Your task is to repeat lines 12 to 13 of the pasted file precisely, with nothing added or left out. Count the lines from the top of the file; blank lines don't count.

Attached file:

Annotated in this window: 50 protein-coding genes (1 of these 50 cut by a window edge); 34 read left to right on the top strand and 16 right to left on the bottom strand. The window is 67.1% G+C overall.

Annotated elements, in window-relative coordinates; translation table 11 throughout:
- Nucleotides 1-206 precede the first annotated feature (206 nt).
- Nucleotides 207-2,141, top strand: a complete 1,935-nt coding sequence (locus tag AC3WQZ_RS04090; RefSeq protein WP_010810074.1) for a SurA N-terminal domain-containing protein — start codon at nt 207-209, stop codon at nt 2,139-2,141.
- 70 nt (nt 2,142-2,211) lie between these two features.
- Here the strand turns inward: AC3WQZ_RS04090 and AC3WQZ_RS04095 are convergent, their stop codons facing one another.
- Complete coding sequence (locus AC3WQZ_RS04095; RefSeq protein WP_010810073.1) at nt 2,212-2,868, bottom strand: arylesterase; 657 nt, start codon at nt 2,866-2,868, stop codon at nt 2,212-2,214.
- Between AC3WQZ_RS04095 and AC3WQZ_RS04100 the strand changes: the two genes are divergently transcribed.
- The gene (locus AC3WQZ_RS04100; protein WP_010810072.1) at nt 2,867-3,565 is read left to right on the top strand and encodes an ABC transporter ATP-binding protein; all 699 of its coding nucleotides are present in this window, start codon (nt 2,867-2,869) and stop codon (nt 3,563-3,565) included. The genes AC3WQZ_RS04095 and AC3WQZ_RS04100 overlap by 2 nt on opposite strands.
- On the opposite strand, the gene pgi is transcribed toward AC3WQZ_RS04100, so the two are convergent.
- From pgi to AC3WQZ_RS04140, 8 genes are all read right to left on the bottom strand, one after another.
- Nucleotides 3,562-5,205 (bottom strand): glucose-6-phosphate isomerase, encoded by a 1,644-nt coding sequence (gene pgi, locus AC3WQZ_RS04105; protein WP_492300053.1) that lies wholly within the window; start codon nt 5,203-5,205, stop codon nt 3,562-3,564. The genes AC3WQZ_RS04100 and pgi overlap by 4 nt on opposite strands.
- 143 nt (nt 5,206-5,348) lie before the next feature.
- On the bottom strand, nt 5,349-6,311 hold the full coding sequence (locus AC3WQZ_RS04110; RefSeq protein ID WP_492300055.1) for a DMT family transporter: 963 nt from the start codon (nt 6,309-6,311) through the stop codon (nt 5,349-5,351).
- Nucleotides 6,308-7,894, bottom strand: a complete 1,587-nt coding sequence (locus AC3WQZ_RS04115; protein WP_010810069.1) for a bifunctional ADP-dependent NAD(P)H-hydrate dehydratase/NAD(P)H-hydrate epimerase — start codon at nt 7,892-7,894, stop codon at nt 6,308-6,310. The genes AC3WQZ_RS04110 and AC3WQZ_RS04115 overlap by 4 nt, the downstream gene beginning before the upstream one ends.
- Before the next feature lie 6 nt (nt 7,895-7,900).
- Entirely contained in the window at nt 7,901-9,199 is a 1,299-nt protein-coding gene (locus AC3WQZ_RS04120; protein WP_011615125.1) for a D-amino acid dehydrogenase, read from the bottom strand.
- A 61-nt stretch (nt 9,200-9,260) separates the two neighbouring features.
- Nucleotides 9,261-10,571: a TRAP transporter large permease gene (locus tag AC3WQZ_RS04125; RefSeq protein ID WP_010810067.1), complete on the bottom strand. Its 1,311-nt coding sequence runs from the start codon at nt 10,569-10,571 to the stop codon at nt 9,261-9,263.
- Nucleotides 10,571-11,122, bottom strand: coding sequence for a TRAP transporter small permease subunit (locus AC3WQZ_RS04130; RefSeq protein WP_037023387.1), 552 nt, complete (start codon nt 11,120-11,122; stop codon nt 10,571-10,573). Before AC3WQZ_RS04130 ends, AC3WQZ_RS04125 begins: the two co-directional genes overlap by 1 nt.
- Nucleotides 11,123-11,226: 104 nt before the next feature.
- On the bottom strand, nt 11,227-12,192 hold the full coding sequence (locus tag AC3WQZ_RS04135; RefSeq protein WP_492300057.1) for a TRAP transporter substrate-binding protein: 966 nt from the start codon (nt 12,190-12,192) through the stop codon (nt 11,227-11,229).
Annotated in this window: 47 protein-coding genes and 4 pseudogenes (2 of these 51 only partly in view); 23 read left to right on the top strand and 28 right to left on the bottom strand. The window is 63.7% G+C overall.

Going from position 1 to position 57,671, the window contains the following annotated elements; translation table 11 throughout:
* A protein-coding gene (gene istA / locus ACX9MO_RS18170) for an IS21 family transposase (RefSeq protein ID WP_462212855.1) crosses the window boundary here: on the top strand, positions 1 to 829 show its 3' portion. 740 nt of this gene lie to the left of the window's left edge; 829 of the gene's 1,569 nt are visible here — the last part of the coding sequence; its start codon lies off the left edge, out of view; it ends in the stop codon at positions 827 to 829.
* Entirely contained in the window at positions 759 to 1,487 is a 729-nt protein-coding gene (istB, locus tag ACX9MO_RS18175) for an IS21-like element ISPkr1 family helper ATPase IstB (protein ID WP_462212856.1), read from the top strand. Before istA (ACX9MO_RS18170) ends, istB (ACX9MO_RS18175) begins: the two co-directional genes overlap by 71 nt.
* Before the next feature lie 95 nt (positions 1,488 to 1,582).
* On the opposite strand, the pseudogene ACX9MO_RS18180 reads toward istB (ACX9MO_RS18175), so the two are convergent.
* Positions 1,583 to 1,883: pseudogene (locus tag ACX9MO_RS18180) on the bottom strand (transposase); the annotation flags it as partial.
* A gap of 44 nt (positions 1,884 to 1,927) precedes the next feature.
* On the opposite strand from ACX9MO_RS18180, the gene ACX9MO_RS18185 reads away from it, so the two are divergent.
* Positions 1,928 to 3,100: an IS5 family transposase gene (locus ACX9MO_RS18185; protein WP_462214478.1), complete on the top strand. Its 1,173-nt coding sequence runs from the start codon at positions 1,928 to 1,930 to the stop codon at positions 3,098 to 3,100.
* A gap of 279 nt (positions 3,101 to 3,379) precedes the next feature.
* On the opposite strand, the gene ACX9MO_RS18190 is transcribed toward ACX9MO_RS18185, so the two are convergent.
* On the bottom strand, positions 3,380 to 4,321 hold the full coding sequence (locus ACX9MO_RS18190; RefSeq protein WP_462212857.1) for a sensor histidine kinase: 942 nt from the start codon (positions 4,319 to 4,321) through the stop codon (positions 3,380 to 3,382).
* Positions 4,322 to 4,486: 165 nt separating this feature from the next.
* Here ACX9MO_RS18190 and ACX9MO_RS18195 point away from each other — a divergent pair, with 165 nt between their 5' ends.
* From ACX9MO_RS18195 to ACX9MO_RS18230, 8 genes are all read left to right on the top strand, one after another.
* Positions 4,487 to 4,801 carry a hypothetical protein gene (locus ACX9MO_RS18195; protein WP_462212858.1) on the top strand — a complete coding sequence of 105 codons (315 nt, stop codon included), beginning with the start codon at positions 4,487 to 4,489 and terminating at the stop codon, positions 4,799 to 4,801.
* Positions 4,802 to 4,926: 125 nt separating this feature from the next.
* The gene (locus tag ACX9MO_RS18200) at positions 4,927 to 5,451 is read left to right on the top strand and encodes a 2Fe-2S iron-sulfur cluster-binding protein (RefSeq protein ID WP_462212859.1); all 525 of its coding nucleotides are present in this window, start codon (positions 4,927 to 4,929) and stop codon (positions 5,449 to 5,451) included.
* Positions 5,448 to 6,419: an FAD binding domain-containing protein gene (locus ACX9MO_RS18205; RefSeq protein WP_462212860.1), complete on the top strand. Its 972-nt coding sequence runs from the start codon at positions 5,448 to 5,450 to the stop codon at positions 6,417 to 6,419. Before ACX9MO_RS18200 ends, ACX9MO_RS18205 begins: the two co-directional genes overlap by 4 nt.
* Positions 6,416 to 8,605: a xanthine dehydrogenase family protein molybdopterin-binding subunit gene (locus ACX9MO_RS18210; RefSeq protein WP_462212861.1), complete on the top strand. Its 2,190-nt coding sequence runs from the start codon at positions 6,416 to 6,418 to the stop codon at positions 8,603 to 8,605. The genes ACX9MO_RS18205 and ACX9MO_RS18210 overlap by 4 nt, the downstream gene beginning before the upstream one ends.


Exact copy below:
- Nucleotides 3,562-5,205 (bottom strand): glucose-6-phosphate isomerase, encoded by a 1,644-nt coding sequence (gene pgi, locus AC3WQZ_RS04105; protein WP_492300053.1) that lies wholly within the window; start codon nt 5,203-5,205, stop codon nt 3,562-3,564. The genes AC3WQZ_RS04100 and pgi overlap by 4 nt on opposite strands.
- 143 nt (nt 5,206-5,348) lie before the next feature.